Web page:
About parkinson's disease
What is parkinson's disease?
Parkinson's disease is a progressive, disabling disease that can rob people of the ability to walk and cause other movement problems. There is no known cure, but medications can slow the progress of Parkinson's.
Researchers are predicting that by 2030, the number of people over age 50 diagnosed with Parkinson's disease in 15 of the most populous countries worldwide will double, to 8.7 million.
In the United States, about 60,000 people are diagnosed with Parkinson's disease each year, adding to the estimated 1.5 million Americans who already have it.
Risk factors for Parkinson's disease, which is a debilitating movement disorder, include advancing age and exposure to industrial chemicals.
Parkinson's Disease: A Neurological Disorder
Parkinson's disease is a neurological disease, or brain disorder, that leads to progressive difficulty with balance and coordination. In people who have Parkinson's disease, nerve cells in a region of the brain known as the substantia nigra become damaged or die. These cells are important because they produce the chemical dopamine, which helps to coordinate body movement.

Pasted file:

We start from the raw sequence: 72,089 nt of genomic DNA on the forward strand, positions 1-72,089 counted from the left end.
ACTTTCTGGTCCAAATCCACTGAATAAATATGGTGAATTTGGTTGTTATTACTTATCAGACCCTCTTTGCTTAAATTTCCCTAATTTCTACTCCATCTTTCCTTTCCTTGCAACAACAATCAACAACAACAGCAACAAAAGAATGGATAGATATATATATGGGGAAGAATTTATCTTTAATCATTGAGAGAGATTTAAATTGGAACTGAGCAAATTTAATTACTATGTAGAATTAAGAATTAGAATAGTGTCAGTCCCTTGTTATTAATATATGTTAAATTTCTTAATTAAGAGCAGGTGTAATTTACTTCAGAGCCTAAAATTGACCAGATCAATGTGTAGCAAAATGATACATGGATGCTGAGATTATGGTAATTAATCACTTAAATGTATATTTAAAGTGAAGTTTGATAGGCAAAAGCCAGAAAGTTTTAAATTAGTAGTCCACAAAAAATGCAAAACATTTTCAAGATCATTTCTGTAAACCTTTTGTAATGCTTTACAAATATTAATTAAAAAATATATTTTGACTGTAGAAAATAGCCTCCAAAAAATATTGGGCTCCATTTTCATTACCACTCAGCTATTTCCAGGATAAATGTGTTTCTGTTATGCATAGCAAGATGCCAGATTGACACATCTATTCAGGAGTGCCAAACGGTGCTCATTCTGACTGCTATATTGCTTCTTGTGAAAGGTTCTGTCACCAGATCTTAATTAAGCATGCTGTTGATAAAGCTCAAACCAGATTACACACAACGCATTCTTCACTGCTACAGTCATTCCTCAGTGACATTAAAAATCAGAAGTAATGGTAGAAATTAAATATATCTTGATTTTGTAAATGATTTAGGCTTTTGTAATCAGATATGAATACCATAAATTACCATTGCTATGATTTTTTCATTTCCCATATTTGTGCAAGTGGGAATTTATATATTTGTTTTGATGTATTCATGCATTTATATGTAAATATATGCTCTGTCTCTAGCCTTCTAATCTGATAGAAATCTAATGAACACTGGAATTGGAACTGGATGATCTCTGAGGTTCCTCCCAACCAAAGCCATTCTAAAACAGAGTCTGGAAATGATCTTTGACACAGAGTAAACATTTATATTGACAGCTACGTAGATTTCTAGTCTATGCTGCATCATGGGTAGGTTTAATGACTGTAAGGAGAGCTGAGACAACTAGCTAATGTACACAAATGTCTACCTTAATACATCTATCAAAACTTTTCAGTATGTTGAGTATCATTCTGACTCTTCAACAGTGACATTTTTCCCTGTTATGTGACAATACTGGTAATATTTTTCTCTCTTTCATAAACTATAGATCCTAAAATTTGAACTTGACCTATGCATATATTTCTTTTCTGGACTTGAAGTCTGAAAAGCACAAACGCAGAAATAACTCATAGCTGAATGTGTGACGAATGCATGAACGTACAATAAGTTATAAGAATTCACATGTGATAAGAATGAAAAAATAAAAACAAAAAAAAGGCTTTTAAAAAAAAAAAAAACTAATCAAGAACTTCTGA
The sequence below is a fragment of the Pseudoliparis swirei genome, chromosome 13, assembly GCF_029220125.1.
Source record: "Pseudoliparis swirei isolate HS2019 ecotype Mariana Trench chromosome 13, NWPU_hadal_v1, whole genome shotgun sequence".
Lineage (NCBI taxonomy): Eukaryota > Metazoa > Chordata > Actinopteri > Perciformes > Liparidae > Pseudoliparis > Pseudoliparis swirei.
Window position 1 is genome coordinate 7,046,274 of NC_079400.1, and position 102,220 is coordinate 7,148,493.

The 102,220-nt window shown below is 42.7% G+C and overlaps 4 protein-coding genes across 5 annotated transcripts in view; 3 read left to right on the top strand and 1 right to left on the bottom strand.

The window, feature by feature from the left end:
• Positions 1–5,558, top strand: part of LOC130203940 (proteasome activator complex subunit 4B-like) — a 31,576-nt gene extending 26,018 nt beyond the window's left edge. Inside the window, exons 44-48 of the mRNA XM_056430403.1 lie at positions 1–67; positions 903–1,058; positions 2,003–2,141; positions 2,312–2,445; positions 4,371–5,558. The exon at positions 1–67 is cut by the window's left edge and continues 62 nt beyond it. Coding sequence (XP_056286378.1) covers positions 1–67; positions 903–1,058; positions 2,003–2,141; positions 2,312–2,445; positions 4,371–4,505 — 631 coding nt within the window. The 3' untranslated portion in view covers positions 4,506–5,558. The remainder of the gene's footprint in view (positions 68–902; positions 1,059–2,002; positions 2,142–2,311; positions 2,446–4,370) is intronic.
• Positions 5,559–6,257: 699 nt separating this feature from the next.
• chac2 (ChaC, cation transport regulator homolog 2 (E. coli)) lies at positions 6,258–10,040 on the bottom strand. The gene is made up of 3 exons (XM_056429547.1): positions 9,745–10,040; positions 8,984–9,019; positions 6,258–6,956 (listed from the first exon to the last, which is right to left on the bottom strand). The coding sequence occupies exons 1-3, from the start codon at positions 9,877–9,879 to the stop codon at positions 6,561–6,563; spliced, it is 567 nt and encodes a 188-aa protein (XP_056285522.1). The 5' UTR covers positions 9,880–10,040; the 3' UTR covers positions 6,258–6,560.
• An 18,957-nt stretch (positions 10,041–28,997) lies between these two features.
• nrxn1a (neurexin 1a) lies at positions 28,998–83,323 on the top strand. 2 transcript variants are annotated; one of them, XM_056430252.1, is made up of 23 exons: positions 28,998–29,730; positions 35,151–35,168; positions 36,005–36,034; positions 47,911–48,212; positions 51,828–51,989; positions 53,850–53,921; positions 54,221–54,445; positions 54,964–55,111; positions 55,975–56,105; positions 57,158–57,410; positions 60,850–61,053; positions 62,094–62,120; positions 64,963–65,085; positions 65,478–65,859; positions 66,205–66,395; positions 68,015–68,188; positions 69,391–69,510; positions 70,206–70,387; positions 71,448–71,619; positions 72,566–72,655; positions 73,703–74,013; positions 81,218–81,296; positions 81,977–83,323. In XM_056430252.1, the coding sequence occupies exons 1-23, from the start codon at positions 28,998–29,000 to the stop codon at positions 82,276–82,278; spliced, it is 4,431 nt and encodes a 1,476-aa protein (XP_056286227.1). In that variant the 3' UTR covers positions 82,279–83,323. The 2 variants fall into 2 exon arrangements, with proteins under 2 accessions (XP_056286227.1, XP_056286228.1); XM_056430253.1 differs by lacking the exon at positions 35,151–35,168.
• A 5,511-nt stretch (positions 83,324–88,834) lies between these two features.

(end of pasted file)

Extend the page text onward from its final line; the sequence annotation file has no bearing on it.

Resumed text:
When dopamine-producing cells die, the areas in the brain that control movement can no longer function properly, and symptoms of Parkinson's disease eventually develop.
Parkinson's Disease Prevalence
Parkinson's disease can affect anyone, but it most often occurs in people who are over the age of 50. Only 15 percent of Parkinson's disease patients are diagnosed before they are 50 years old.
The prevalence of Parkinson's disease is nearly the same in both men and women. People with a family history of Parkinson's may have a higher risk of developing the disease, but Parkinson's disease is rarely attributed to genetics alone.
What are the symptoms for parkinson's disease?
Parkinson's disease signs and symptoms can be different for everyone. Early signs may be mild and go unnoticed. Symptoms often begin on one side of your body and usually remain worse on that side, even after symptoms begin to affect both sides.
Parkinson's signs and symptoms may include:
- Tremor. A tremor, or shaking, usually begins in a limb, often your hand or fingers. You may a rub your thumb and forefinger back-and-forth, known as a pill-rolling tremor. Your hand may tremor when it's at rest.
- Slowed movement (bradykinesia). Over time, Parkinson's disease may slow your movement, making simple tasks difficult and time-consuming. Your steps may become shorter when you walk. It may be difficult to get out of a chair. You may drag your feet as you try to walk.